The art of organising scribble

1.7 'Early Morning', Pastel, 2003, 45 x 45cm

'Early Morning' - 2003

The realisation that I could still scribble was a huge turning point for me in the lengthy period of readjustment and re-learning I was doing after my sight started to deteriorate around 20 years ago.  I had always loved drawing and see it as one of the fundamental basics behind all my artwork.   Before the fuzzy eyes arrived my drawings varied enormously, from quite tight observational drawings usually of or planning for the sculpture I was then making, to loose and simple sketches done outside and more considered studio based pieces using a lot of colour.  All of them though were dealing with one main issue, that of composition.

I can’t honestly say that I made the jump to scribble and more importantly organising scribble in a sudden moment of inspiration.  I don’t think things really work like that.  I can’t remember quite how the transition took place but I do know and remember distinctly doing the drawing ‘Early morning’ and realising immediately that I’d just gone a long way to confounding the visual impairment with regards to my efforts to continue creating half decent bits of art work again…

‘This was the first of my ‘organised scribbles’. I drew this after a particularly beautiful early morning walk through the countryside near Irvine. The low early sun was so bright that I could see very little, just the vague shapes of odd trees and shrubs amidst the summer grasses’.

This drawing was created using hard, water soluble pastels.  The drawing is built up in layers of scribbled pastel line, starting with very light and pale colours and gradually developing the drawing using brighter and darker ones.  Putting down the first few layers is a pretty soul destroying and time consuming task and one which I’m always grateful for having one of the RNIB talking book machines and a good book to listen too!  Once through this stage, the interesting part starts, I can work out what’s happening and where I’m going with the drawing.  For me, the great thing about working in this fashion was that I’d found a way of working that didn’t need much sight but that still had the appearance of being quite detailed.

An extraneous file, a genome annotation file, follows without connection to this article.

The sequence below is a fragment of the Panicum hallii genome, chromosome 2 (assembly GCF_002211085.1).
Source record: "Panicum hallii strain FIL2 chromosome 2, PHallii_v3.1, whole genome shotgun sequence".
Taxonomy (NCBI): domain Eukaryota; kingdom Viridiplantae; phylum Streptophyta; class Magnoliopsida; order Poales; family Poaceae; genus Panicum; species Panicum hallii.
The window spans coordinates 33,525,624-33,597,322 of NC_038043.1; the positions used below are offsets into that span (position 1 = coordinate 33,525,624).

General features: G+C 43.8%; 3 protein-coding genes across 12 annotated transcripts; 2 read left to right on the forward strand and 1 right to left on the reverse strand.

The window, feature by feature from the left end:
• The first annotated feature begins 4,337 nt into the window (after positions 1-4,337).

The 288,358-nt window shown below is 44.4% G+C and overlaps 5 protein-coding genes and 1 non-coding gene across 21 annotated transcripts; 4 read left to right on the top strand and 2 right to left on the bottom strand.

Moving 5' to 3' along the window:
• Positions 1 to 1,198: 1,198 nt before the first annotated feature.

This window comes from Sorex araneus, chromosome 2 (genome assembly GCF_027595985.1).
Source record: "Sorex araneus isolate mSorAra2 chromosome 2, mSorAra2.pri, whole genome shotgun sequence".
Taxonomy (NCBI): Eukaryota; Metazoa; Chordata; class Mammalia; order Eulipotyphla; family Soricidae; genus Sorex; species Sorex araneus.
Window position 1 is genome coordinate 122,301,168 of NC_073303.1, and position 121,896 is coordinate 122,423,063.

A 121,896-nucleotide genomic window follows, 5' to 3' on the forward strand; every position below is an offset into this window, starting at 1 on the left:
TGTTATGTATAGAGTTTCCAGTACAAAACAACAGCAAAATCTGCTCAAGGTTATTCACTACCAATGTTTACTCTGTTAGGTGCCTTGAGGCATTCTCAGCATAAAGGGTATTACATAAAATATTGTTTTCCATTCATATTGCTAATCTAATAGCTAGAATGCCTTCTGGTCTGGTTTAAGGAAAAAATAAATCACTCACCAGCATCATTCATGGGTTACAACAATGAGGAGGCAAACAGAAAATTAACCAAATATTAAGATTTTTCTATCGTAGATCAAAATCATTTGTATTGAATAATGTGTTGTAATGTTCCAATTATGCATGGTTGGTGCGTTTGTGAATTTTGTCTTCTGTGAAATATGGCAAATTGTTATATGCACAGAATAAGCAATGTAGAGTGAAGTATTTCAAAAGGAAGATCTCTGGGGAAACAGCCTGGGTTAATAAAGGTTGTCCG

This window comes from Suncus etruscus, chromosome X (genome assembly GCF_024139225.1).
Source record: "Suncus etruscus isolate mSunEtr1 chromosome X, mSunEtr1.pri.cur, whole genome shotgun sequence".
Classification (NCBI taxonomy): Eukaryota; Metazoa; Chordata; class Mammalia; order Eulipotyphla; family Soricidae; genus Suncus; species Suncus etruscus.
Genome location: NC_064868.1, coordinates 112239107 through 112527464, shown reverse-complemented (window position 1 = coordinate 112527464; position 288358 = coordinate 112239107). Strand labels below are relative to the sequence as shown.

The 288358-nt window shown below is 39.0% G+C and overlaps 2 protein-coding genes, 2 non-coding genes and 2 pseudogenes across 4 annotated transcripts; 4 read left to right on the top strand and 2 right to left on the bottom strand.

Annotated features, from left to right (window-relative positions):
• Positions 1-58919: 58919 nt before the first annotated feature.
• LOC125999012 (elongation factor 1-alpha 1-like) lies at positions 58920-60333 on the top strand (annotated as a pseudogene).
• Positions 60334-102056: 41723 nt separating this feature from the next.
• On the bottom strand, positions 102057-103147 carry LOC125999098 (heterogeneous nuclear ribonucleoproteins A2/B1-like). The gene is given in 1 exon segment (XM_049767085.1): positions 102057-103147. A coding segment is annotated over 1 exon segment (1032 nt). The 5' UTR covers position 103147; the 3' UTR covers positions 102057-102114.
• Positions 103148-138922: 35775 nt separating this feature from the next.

1.8  'Riverside, evening', pastel,

'Riverside, evening'

These early drawings were nearly all based on the local Irvine landscape and townscape.  The harbourside where my studio is situated is a wonderful place, changing in mood from hour to hour as the tides ebb and flow and the weather moves in off the Firth of Clyde.  The light, just like in the hills, is constantly changing but it’ never dull …even on the dullest of days.  It can be equally stunning on a day of gales and rain as on a beautiful summer’s day.  It was then for a while the focus of many of my new drawings.

On The Hills

Of course by this stage I was walking the hills regularly and I started to turn my attention towards using these trips as the source for my work.  At the time I couldn’t really figure out a way of doing paintings about these wild places.  My early efforts were pretty dire to say the least.  I was trying to paint them in a more traditional manner and had to use magnifiers to have some idea of what I was doing.  This was a frustrating time for me as I realised that the hills were what I wanted to paint, but I just didn’t know how to go about it.  The early attempts were trying to paint something that I didn’t actually see.  Then I figured out that I needed to try and paint the fuzzy patterns and atmosphere as I now experienced the landscape..and what better way then to use my scribbled line to create this.  So then, I started to scribble onto these paintings, creating a fine of veil on the surface of the paintings.

'From the slopes of Sgorr nam Fiannaidh, Glen Coe', Oil & Pastel, 2004 - 2006, 85 x 49cm, Ref: 22

'From the slopes of Sgorr nam Fiannaidh, Glen Coe' 2004-2006

One of the first of these pieces was a largish painting that tried to capture the brief moment as the cloud broke while we were descending the upper slopes of Sgorr nam Fiannnaidh above Glencoe and Loch Leven.  It wasn’t the complete answer but it did produce a painting that was much more about my experience of being in the hills.  There was and still is, much to do in developing my ways of working, but the organised scribble and its move onto the paint surface was the starting point for much of the work I now do.

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